Keep the heat on Furnace tune-ups save money and could save lives | NevadaAppeal.com
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Keep the heat on Furnace tune-ups save money and could save lives

Staff Report

The acrid smell of dust when you turned on your furnace for the first time this season could be the least of your worries if you haven’t had a furnace tune-up recently.

“Any fuel burning furnace or boiler – gas, propane, oil – needs to be inspected annually,” according to Steve Lewellen, a master technician with Anderson Heating & Air Condition. “There are numerous safety issues that need to be addressed, regardless of the age of the furnace.”

Among the most dangerous furnace problems is leakage of carbon monoxide (CO) into the home and fire hazards, which can be deadly. The most common problems result in inefficient combustion, which wastes money.

A thorough furnace inspection and tune-up will examine such things as safety switches that shut down the main fuel valve in the event a problem develops and the condition of the burner and heat exchanger. The technician also looks for fire hazards, exhaust venting, combustion and gas leaks.

“Inspection of the heat exchanger for proper integrity and stable combustion is not only for old equipment,” Lewellen said. “I have had heat exchangers less than two-years-old with breaches that cause unstable flame patterns and must be shut down and replaced.”

If the furnace is inside the house in a closet or utility room, there are additional issues to contend with. Anything that changes air pressure in the home – such as an exhaust fan or clothes dryer turning on – can cause venting issues from a duct leak.

Even when located in a garage, pressure changes between the outside, the garage and inside the home can cause venting problems.

Even Carson City’s elevation affects a furnace’s performance. Because of the decrease in air density and the affect that has on heat transfer and combustion, factory settings need adjustment.

“Heating fuels have a heating value, similar to that of gasoline, which has octane ratings,” Lewellen explained. “Carson City and Carson Valley have lower heating values than Reno. Natural gas, propane and oil all require specific combustion adjustment. These factors combined with our altitude result in a scenario where out-of-the-box settings don’t apply.”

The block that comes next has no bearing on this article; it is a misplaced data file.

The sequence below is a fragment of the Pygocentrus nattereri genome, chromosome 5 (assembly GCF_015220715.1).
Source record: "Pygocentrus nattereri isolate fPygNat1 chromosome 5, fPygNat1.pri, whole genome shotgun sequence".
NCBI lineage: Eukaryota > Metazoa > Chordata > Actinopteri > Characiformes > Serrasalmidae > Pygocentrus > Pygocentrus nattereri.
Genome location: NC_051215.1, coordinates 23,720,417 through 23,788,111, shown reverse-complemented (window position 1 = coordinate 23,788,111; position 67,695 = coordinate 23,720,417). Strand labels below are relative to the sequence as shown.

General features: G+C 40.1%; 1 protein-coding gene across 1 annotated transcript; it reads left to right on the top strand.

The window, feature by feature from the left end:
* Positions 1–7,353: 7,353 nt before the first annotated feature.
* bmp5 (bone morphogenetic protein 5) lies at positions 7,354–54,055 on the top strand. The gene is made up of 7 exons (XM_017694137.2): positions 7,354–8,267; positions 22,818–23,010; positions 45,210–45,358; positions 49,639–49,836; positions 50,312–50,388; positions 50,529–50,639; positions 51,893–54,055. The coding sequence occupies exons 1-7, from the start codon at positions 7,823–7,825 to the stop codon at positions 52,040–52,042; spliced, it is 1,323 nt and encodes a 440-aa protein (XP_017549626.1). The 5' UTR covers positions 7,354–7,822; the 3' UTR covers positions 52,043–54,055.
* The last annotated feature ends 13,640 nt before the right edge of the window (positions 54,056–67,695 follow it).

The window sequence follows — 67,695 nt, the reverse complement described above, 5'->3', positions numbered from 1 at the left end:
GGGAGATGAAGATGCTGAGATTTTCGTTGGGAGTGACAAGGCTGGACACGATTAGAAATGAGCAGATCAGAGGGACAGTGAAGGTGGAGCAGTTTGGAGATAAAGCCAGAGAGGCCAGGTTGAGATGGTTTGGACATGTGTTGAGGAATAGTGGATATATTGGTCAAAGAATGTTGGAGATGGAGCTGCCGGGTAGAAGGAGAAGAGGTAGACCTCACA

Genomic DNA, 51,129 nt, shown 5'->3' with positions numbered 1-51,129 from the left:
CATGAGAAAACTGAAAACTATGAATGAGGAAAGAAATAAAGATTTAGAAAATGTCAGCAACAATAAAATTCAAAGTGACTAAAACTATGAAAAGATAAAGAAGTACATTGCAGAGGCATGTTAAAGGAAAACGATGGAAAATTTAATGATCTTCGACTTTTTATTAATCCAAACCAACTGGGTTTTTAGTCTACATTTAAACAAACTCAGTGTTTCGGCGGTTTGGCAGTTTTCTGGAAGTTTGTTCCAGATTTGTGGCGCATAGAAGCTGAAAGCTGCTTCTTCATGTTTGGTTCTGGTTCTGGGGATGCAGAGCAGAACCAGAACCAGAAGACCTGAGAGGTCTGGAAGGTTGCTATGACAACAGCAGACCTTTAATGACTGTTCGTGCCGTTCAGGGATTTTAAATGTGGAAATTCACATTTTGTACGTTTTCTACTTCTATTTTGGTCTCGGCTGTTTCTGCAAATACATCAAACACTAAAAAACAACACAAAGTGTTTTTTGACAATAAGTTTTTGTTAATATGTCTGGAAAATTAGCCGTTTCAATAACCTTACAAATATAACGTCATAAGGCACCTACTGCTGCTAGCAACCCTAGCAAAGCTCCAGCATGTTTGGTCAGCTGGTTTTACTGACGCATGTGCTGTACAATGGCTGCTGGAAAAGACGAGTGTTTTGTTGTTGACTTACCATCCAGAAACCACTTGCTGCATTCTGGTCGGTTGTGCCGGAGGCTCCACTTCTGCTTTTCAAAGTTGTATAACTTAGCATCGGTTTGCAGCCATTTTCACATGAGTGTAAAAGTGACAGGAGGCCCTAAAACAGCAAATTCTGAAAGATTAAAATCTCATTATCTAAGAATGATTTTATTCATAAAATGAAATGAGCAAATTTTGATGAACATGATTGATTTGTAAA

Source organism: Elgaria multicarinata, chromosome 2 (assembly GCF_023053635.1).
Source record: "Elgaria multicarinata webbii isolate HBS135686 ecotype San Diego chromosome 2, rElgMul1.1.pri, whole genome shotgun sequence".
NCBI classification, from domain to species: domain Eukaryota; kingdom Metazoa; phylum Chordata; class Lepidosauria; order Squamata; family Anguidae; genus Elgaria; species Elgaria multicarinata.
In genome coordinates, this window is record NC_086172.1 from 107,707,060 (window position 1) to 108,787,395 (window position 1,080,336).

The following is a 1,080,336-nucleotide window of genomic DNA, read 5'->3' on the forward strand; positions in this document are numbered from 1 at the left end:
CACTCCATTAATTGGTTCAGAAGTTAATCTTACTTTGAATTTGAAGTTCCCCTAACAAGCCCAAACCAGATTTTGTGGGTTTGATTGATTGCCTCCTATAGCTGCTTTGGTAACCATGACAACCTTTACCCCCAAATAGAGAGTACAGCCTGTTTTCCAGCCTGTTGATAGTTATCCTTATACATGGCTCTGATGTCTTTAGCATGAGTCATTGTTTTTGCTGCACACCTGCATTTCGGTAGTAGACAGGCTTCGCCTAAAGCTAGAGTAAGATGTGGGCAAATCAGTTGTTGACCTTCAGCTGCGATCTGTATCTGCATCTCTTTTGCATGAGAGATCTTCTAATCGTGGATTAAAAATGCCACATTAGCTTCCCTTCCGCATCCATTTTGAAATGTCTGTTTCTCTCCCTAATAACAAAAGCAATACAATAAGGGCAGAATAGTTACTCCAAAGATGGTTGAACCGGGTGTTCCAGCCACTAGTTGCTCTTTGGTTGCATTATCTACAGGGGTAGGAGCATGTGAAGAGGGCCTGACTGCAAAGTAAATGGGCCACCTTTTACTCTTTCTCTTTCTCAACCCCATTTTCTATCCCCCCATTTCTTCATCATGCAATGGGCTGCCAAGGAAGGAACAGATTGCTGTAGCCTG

When it comes to a furnace and its parts, a tune-up is a serious matter.

“This is not a 20 or 30 minute visit,” Lewellen said. “A change of the filter and a sweep of the vacuum are just cosmetic. Furnaces and boilers require a deep, thorough inspection and service. It is not uncommon for the service person to spend 11Ú2 hours on a first visit to perform a 50-plus item service.”

There are many operating parameters to inspect, test and adjust, such as duct static pressure – which is similar to measuring blood pressure – electronic ignition, voltage, amperage, igniters, spark ignition, thermocouples, pressure switches and ports, filters, blowers, grounding, flame sensors and many more.

The tools of the trade are techno geek’s dream: Digital magnehelic gauges for gas and duct pressure, digital volt and amp meters, meters to test flame rectification, draft gauges, air flow hoods or voltmeters, electronic gas detectors and scopes. The tech should be trained by a third party such as Bacharach or NCI on using and interpreting the readings of a combustion analyzer, Lewellen said. “Showing up with a few hand tools and eyeballing the flame is a ludicrous.”

Regular furnace tune-ups can produce a dramatic increase in performance and efficiency.

Recently, “with a new customer, a 58 percent increase was obtained on a three-year-old new construction home,” he said. “By the way, this was a high efficiency 90 percent furnace. The homeowner had never considered a tune-up since the home and installation were new. That was quite a bit of money to toss out the window on wasted efficiency for three years.”

Choose a heating ventilation and air conditioning (HVAC) company with a state contractors license. Check the Nevada State Contractors Board Web site for disciplinary actions at: http://www.nvcontractorsboard.com/

Some technicians have additional training through North American Technical Excellence. NATE is a third-party testing organization that performs rigorous testing. This certification is voluntary at this time (in some eastern counties it is mandatory) but some furnace manufacturers require NATE certification to install their equipment.

In Nevada, a separate license is required to service furnaces in a manufactured or mobile home. Be sure to ask if they are licensed and ask to see the service providers actual credentials, such as NATE certification, contractors licenses, insurance bond and so on.

Ask your neighbor, friends and coworkers whom they have used and if they were satisfied with the service and fees.

Ask for the journey-level technician. Many companies will send the less experienced tech out for tune-ups, leaving the service calls for the experienced tech. An inexperienced apprentice is more likely to overlook problems, including safety issues.

It’s easy to talk about experience but it’s up to the consumer to ensure a company is in compliance with the law.